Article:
Otmuchów was granted city rights by bishop Przecław from Pogorzela in 1347, placing the city on German law. During his reign, the urban area was extended, and in 1369, the construction of new defensive walls began. It can be assumed that before that, the city had earth and wooden fortifications. In 1428, the Hussites captured the city and conquered it again in 1430. The town and the castle left by taking a high ransom. For the third time they entered the city in 1443 under the command of the knight Hynko Kruszyna. To pay the ransom in exchange for leaving the castle and the city, occurred after a year. After this difficult period, the city lost its position and rank in favor of Nysa. The reconstruction of both the castle and the city walls was ordered by bishop Jan IV Roth in the 80s of the 14th century. Another wave of plunder and destruction brought the city a thirty-year war and the first Silesian war, when the city was bombed and occupied by the Prussian Marshal Schwerin. Demolition of ruined fortifications began in the second half of the 19th century.
The defensive walls in Otmuchów were built of stone and brick. The city had three gate towers: Mill from the south, Grodkowska from the north and Nyska from the east, now called Sparrow. The Sparrow Tower was built in the second half of XIV century on a square plan. The bottom part is built of stone and in the upper is brick, the whole is currently covered with plaster. The pointed portal of the gate is made of stone. The tower has 14 arrowslits and 3 windows on the south side. Above the gate portal from the city side, on a large height, there was an entrance to the tower. In 1566, it received a renaissance attic. In the ground floor there is a room with a barrel vault that could serve as a city detention facility. The city was also surrounded by a moat.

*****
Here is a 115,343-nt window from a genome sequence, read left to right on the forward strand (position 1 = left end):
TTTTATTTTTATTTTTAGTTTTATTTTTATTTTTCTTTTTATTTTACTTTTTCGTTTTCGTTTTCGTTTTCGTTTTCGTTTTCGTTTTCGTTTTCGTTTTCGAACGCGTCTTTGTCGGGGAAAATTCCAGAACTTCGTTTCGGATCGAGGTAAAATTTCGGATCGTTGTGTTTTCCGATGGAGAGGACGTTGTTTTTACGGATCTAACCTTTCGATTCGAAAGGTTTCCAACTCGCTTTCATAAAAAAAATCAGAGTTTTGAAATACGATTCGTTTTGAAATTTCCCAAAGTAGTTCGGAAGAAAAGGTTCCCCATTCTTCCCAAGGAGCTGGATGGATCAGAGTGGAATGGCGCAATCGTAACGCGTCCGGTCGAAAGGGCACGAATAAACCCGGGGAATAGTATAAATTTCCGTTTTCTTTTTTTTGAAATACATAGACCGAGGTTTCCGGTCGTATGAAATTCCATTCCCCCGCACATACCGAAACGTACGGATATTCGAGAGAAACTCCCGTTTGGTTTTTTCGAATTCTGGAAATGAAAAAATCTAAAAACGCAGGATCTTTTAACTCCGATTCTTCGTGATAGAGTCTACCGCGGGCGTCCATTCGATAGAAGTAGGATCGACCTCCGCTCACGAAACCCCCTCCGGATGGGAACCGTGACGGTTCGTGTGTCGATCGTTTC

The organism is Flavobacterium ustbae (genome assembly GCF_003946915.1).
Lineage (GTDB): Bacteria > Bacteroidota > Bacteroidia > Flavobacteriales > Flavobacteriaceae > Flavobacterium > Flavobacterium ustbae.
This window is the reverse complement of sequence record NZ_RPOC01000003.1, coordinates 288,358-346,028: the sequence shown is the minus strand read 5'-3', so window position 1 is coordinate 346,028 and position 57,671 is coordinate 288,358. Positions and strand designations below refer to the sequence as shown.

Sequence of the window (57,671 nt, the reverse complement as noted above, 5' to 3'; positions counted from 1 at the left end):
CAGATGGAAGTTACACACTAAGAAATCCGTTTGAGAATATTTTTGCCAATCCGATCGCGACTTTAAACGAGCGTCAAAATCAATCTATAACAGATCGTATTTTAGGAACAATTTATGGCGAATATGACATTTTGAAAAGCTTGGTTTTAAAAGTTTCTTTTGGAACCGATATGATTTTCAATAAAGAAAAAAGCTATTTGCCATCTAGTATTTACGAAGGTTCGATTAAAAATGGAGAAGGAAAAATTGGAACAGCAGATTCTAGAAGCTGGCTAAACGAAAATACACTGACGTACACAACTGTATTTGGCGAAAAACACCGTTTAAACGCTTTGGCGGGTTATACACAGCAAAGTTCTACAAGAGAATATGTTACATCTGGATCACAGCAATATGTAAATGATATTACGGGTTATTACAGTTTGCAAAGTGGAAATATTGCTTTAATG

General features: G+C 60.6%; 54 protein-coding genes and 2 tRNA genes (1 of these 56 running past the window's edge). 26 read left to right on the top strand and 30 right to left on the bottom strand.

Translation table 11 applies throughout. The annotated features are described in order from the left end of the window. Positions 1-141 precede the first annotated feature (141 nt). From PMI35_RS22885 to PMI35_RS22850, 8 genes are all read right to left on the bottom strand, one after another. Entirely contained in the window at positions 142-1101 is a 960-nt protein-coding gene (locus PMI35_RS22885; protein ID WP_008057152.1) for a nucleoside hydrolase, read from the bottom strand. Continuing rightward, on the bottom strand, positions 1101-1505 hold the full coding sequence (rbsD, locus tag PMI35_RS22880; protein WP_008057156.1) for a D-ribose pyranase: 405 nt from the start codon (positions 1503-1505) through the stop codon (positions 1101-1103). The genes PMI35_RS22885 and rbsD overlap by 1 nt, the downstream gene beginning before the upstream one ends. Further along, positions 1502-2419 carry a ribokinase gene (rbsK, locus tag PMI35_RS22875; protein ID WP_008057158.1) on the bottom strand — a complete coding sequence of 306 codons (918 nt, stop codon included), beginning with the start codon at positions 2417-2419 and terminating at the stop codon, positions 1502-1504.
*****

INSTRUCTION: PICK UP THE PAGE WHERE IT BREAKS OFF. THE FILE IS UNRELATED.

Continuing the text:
The city walls survived fragmentarily in several sections. The short section has been preserved near the Nysa Gate at Ogrodowa street, longer section at Cicha street and between the square at Mickiewicza street and allotment gardens. A fragment of fortifications with buttresses, south of the palace known as the lower castle has survived very well. The best preserved element is the Nysa (Sparrow) Gate.
Website eksploratorzy.com.pl, Otmuchów – Wieża Wróbla i mury obronne.